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Tulsiram Dewaji Vs. Smt. Narbadabai - Court Judgment

LegalCrystal Citation
SubjectCriminal
CourtMadhya Pradesh High Court
Decided On
Case NumberCriminal Revn. No. 410 of 1956
Judge
Reported inAIR1958MP255; 1958CriLJ1188
ActsCode of Criminal Procedure (CrPC) , 1898 - Sections 488 and 488(8)
AppellantTulsiram Dewaji
RespondentSmt. Narbadabai
Appellant AdvocateJ.A. Khare, Adv.
Respondent AdvocateD.S. Mulary, Adv.
DispositionRevision dismissed
Cases ReferredSher Singh v. Amir Kunwar
Excerpt:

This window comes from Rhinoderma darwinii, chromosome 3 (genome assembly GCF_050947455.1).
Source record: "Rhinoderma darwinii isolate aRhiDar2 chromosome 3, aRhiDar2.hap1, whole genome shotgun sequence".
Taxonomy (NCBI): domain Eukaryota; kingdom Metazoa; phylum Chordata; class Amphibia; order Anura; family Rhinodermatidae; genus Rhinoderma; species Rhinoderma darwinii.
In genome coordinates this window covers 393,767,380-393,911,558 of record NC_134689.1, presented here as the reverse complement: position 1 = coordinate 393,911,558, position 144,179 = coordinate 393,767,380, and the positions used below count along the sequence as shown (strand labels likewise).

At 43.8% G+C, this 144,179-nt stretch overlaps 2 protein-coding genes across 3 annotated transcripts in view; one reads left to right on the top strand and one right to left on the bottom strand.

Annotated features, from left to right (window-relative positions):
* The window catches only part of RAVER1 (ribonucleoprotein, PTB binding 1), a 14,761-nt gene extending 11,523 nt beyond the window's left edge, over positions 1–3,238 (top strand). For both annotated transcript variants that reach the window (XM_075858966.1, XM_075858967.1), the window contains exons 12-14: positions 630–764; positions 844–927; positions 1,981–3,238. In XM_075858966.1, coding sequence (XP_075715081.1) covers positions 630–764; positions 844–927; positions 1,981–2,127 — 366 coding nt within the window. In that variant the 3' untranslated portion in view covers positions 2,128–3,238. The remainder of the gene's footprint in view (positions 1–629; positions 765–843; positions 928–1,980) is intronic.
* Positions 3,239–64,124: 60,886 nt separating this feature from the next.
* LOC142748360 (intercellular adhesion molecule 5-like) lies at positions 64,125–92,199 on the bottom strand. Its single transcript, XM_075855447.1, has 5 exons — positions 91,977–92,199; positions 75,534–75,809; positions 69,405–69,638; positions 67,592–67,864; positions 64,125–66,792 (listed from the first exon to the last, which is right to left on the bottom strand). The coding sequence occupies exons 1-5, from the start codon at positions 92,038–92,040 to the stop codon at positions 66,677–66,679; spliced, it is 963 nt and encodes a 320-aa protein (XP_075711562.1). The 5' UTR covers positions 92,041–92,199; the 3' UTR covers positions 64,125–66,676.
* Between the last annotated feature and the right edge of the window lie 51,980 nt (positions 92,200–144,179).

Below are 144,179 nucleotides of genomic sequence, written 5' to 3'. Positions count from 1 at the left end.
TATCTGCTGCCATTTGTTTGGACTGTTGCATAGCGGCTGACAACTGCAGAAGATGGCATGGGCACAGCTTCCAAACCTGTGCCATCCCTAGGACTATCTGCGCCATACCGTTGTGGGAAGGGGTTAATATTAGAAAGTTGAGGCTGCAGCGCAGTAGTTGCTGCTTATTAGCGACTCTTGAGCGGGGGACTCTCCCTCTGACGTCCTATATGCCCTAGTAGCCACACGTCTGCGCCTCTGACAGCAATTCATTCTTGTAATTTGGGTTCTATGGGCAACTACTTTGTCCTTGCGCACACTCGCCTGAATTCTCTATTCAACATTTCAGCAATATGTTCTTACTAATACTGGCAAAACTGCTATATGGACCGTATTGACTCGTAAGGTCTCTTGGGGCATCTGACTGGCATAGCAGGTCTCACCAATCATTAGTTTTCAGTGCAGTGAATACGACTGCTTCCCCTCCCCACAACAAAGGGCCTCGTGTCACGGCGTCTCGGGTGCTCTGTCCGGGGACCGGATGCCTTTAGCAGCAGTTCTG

- indian penal code, 1890.section 306 :[dalveer bhandari & harjit singh bedi,jj] abetment of suicide deceased, a married woman, committed suicide - allegation of abetment of suicide against appellant husband and in-laws - ocular evidence was sketchy - dying declaration recorded by tahsildar completely exonerated all accused in-laws of any misconduct dispelling any suspicion as to their involvement - letter of threat allegedly written by appellant to father of victim was concocted piece of evidence held, though presumption against appellant can be raised, it cannot be said that onus shifts exclusively and heavily on him to prove his innocence. conviction of appellant is liable to be set aside. - it has also been held in several cases that the expression 'resided' appearing in the..........for maintenance, it cannot be said to have been prima facie established that he resided with his wife at jabalpur within the meaning of section 488(8) of the code of criminal procedure to give jurisdiction to the court at jabalpur to enter in the application. 3. the necessary averments so far as relevant for the purpose of this revision petition contained in the petition for maintenance are that she was married to the applicant at nagpur on 18-5-1954, that thereafter from 23-5-1954 up to october 1954 she stayed with her husband in the house of her parents-in-law in mohalla ramnagar, wardha, that during this period she was very cruelly treated by her husband and the reason for the aforesaid cruel treatment was that he had been coercing her to arrange from her parents a sum of rs. 2000/-.....